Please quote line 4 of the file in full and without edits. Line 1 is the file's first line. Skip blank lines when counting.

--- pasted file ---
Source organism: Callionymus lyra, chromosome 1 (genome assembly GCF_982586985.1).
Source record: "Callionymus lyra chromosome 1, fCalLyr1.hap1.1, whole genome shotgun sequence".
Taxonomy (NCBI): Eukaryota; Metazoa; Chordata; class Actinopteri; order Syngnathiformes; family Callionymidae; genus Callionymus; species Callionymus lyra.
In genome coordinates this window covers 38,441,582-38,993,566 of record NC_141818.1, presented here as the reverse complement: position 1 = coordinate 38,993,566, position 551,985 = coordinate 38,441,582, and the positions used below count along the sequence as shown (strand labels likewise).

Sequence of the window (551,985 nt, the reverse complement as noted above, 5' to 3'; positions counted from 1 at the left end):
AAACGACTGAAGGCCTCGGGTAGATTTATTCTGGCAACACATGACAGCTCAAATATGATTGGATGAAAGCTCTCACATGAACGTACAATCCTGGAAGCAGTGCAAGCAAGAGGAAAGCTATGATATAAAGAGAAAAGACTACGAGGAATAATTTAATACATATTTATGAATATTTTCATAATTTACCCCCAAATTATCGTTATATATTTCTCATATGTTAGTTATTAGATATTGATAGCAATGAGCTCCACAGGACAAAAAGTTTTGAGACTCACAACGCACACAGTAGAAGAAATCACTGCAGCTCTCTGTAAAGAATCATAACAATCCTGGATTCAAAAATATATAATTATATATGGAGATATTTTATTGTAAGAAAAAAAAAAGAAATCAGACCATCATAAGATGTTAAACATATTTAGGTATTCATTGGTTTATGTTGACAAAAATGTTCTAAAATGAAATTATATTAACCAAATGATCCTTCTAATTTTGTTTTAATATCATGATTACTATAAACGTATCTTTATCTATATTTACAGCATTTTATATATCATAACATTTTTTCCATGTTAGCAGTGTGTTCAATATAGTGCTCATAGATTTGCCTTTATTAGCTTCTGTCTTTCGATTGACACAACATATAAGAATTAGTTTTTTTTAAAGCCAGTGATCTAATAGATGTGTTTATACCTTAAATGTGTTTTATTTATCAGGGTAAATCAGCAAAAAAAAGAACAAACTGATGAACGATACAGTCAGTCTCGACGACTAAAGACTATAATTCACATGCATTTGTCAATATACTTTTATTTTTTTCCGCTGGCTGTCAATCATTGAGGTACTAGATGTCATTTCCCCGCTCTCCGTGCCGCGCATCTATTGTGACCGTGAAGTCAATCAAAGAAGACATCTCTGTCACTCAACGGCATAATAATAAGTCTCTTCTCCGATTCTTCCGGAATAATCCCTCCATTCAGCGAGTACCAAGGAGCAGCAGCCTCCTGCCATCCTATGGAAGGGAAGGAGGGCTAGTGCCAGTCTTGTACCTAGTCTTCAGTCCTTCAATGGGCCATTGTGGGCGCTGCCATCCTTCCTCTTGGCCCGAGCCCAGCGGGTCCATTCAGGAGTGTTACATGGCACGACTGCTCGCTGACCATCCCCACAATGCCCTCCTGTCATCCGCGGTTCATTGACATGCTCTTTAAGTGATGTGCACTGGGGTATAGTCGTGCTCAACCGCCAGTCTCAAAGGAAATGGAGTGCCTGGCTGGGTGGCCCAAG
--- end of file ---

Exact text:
In genome coordinates this window covers 38,441,582-38,993,566 of record NC_141818.1, presented here as the reverse complement: position 1 = coordinate 38,993,566, position 551,985 = coordinate 38,441,582, and the positions used below count along the sequence as shown (strand labels likewise).